I look out at the sea and notice hundreds of heads popping in and out of the waves. They are scattered throughout the horizon, uniquely positioned like a cunning naval offense. It’s that time of year–the turtle invasion has begun.

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Thanks to our friend Rolf at Hotel Luna Azul in Ostional, we were alerted to their arrival. He is the area’s turtle whisperer, “The big “arribadas” has started,” he writes. “You do not want to miss this.”

I glance down the beach and see many have already laid their eggs in the sand. Some are dragging their exhausted bodies back to the sea; each step a struggle, their bodies not designed to maneuver in this terrain.

Their appendages dig into the sand and push, inch by inch, towards the ocean leaving what looks like tire tracks in the sand. They let out deep breaths and rest for prolonged periods of time. It’s taking every last bit of their energy to return home.

“There is a delicate balance here.” Rolf tells us over breakfast at his hotel. I sit at an ocean view table spreading homemade marmalade on toast. He has just poured me a second cup of coffee after bringing out a plate of fruit. Rolf’s hospitality is as good as his breakfast.

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Rolf enthusiastically explains the phenomenon that is occurring, “Playa Ostional is one of the world’s most important nesting beaches for Olive Ridley turtles. It would seem this close-knit community has struck a delicate balance between preserving the turtles for future generations and the culture of the people.

So many turtles arrive with each new wave that they trample and destroy the nests that were laid the night before.

These eggs are thought to be an aphrodisiac and are highly sort after by people of Costa Rica. The community participates in a program that allows collection of up to 5% of this first wave of eggs likely to be destroyed by the turtles themselves.

The later batches laid by the turtles are to be left to hatch and hopefully make it back to the sea.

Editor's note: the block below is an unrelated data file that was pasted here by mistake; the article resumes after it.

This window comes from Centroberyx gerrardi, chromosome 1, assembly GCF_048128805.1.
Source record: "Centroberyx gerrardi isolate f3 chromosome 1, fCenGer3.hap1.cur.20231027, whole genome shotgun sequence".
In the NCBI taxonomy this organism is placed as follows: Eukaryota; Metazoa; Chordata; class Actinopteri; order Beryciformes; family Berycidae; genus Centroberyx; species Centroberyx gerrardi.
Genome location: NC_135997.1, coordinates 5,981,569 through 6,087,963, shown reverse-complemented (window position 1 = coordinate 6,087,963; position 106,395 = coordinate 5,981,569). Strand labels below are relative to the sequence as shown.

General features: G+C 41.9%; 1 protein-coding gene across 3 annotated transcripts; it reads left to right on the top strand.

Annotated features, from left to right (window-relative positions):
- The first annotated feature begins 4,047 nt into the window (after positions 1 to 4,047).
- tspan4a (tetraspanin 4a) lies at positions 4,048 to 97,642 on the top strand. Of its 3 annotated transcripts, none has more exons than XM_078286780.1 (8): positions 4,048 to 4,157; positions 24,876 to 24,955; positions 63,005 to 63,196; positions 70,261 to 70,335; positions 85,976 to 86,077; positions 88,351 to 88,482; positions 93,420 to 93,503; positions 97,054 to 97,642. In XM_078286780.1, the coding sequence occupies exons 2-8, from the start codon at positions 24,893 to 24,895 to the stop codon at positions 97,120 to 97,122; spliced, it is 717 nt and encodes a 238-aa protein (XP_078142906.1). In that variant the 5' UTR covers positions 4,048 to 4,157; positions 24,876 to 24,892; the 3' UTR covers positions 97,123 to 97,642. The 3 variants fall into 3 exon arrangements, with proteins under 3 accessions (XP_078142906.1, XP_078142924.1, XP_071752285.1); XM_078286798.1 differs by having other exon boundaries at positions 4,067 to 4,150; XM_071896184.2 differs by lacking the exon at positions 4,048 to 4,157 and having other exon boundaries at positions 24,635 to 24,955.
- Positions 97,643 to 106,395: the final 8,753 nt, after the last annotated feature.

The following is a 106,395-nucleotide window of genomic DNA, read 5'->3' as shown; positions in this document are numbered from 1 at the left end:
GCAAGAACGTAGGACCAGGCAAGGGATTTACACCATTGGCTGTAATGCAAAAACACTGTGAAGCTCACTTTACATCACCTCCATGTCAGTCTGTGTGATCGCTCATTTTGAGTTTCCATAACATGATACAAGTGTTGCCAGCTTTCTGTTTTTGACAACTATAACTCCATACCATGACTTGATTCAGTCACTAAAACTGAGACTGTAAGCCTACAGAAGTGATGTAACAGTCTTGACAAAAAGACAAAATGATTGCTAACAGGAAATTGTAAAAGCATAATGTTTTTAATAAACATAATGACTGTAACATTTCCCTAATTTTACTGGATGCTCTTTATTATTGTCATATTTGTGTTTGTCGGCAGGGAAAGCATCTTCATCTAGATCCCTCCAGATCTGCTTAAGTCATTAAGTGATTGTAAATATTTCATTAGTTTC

Video: Turtles at Playa Ostional, Costa Rica.

“It is possible to conserve our resources and live in harmony with nature,” Rolf explains. “But only if we all come together through education and develop programs to make that possible.”

Playa Ostional couldn’t be a more beautiful beach. It’s a peaceful area located approximately an hour and a half south of Tamarindo. It’s exactly what I love about living here, uninterrupted landscapes with seawater at my feet.

No wonder the turtles come here year after year. It would seem our friend Rolf runs his hotel in one of the most spectacular places in all of Costa Rica.

We return to Ostional once again after Rolf informs us the babies are hatching. When we arrive, we follow tiny prints in the sand until we catch up with the babies. They are fast and scurry towards the sea. The vultures are hovering overhead; the turtles know this is the most important race of their lives.

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The babies sprint across the hot beach, their little paddles flinging up grains of sand to the top of their shells. The grains resemble tiny flakes of gold glitter in the sunlight, turning their grayish shells into sparkling gems.

Rolf warned us to resist the urge to pick them up and rush them to the water–if you don’t allow them to walk to the water their lungs will not have a chance to fill with air and they will ultimately drown. The turtles must do this journey on their own. All I can do is chant, “go turtle go!” as I protect them from the predators overhead.

This one will make it, I say to myself. I watch as he finally hits the surf, his little appendages instinctively paddle rapidly. In a split second, he disappears into the darkness of the ocean.

Costa Rica often gifts me with life-affirming moments. Today I reflected on my own existence by simply watching these turtles recreate their miraculous return, an event that has gone on for thousands of years.

I can’t help but think how rich my life has become while living in Costa Rica and how lucky I am that people like Rolf are here to share their love for this country.

Perhaps I’ll stop by his hotel again this week. I have a feeling he has other secrets to share over breakfast.

Written by Nadine Hays Pisani who was born in Elizabeth, New Jersey and attended Rutgers University. Nadine moved to Costa Rica in 2007 with her husband and dog, Clementine. When not writing, you can find her at the beach, on the back of a scooter, or frantically tossing scorpions out of her bed. She shares her weekly adventures on her blog: Happier Than A Billionaire.

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